Ray Horton, wearing sunglasses befitting an outfielder, stood outside the Cardinals practice facility Wednesday as Ken Whisenhunt waited patiently nearby.
The red mirrored effect of his sunglasses didn’t allow anyone to look in. They couldn’t see Horton’s eyes. They couldn’t see where he was looking. They couldn’t see what he was thinking.
But Horton isn’t the type of coach that relies on innuendo and subtle messages. No need to figure him out. He’ll tell you what’s on his mind.
“Turnovers were better,” he said Wednesday. “Communication is still missing.”
The Cardinals defense has been hearing that all week. Last Friday, before the Miami Dolphins and their rookie quarterback traveled cross country, Horton stressed two things to his defense: Turnovers and communication. The more his players communicate, he said, the more turnovers they’ll cause.
The defense was listening. It came out and intercepted two Ryan Tannehill passes, and forced and recovered two fumbles.
“It was big for us,” safety
Horton made turnovers a theme last season and even while the Cardinals struggled to grasp his new scheme until about midseason, the defense kept taking the ball away from opponents. It had nine turnovers through the first seven games and 10 in the final nine, when the Cardinals went 7-2. That emphasis carried over to this season, and thus far it’s worked. The Cardinals have 10 through four games, for which Horton credits a better understanding of his scheme.
“It’s probably our No. 1 emphasis,” Rhodes said. “Last year we didn’t get a lot of them. Ray talked to me about getting the guys to do other things, stripping the ball in practice, catching every ball you can in practice. It’s been a big emphasis.”
To drive home his point, Horton brought to Arizona a tactic he employed in Pittsburgh as the secondary coach. On the first play of every drive, he demands that all 11 men on defense run to the ball, regardless of where it is. Once they’re there, their first duty is to stop the runner or receiver, then someone will try to hold him up and another will try to strip the ball. If they can pry the ball lose, then there’ll always someone to pick it up.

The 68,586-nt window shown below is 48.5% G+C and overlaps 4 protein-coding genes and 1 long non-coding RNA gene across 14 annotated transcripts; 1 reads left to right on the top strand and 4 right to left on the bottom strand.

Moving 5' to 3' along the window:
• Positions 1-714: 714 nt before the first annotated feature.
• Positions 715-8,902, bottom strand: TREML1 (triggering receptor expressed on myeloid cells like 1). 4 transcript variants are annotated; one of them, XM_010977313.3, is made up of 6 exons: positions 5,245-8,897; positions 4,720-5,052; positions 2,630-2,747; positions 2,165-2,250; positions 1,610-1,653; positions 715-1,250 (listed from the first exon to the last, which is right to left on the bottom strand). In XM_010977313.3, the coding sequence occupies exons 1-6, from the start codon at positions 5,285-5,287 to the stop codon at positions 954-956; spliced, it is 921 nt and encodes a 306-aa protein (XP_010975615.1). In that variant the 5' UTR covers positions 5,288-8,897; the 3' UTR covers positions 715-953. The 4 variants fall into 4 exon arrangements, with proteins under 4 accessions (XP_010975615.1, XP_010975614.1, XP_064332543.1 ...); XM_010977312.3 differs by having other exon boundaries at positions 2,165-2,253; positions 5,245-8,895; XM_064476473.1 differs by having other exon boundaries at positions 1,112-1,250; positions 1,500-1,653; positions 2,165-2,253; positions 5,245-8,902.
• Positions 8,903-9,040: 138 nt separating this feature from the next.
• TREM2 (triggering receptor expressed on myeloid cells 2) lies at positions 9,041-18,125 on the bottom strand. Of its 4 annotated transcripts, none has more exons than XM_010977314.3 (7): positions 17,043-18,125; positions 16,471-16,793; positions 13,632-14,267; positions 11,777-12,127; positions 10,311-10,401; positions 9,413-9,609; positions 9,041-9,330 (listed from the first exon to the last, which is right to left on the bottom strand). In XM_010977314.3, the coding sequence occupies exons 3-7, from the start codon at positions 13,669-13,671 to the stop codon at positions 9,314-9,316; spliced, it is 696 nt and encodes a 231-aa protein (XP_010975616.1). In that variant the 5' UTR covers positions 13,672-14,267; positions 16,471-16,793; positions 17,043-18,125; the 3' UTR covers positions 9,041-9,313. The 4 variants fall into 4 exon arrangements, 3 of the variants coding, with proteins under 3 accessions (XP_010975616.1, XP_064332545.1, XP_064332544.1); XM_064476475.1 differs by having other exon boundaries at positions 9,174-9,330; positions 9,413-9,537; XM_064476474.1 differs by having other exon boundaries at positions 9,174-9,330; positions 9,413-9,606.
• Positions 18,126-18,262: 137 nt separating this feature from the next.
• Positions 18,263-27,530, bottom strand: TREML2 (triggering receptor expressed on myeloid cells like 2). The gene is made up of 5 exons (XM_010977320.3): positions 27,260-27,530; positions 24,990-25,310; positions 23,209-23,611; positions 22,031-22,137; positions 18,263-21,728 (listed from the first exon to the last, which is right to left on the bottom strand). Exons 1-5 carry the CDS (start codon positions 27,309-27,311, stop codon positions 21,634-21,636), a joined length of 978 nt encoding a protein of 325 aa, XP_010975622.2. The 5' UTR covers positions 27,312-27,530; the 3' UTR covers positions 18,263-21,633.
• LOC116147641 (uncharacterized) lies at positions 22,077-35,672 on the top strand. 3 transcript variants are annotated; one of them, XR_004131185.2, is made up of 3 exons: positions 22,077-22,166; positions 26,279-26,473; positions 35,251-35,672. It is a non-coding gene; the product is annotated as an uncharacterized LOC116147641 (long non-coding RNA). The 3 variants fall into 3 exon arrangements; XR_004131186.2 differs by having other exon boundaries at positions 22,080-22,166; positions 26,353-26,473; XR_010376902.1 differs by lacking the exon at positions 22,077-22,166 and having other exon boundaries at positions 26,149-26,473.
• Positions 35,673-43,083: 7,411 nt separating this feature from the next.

Even the defensive linemen run to the ball. Nose tackle
All three layers of the defense have bought into Horton’s theme this year. They understand the more turnovers they get, the better it is for the offense – and themselves.
“Good defense creates more offense,” Williams said. “More offense creates a better defense because the defense rests.”
But none of that will happen unless the defense communicates. It’s not just about talking on the field, setting up schemes and recognizing plays. It starts days before the game.
Whether the defense is hanging out by themselves or in the training room together, it’s going over plays and scenarios from either the last game or from something they saw on film.
Even though last Sunday produced the most turnovers in a game for the Cardinals since the 2010 season, Horton said there’s still work to be done with the defense’s communication.
“I think that’s going to be an ever evolving thing with us, where we’re never quite 100 percent satisfied but you’re striving to get better,” Horton said.
“We communicate well in practice, just sometimes we don’t carry it over in practice,” Gay said. “We could do that better.”
Thursday night against the St. Louis Rams is the Cardinals next chance to show they can communicate better. Linebacker
Getting to Rams quarterback Sam Bradford earlier should set off a chain reaction, Washington said. The line can rush Bradford into making quicker decisions, which means the secondary doesn’t play as long and stays fresher, which could lead to turnovers.
It’s all cyclical, and the more turnovers the Cardinals force, the longer their winning streak can extend. The Cardinals know the teams who create more turnovers are the teams that play deep into January, and even February.
“That’s what we’re trying to dedicate ourselves to,” Gay said. “Just playing hard and getting turnovers.”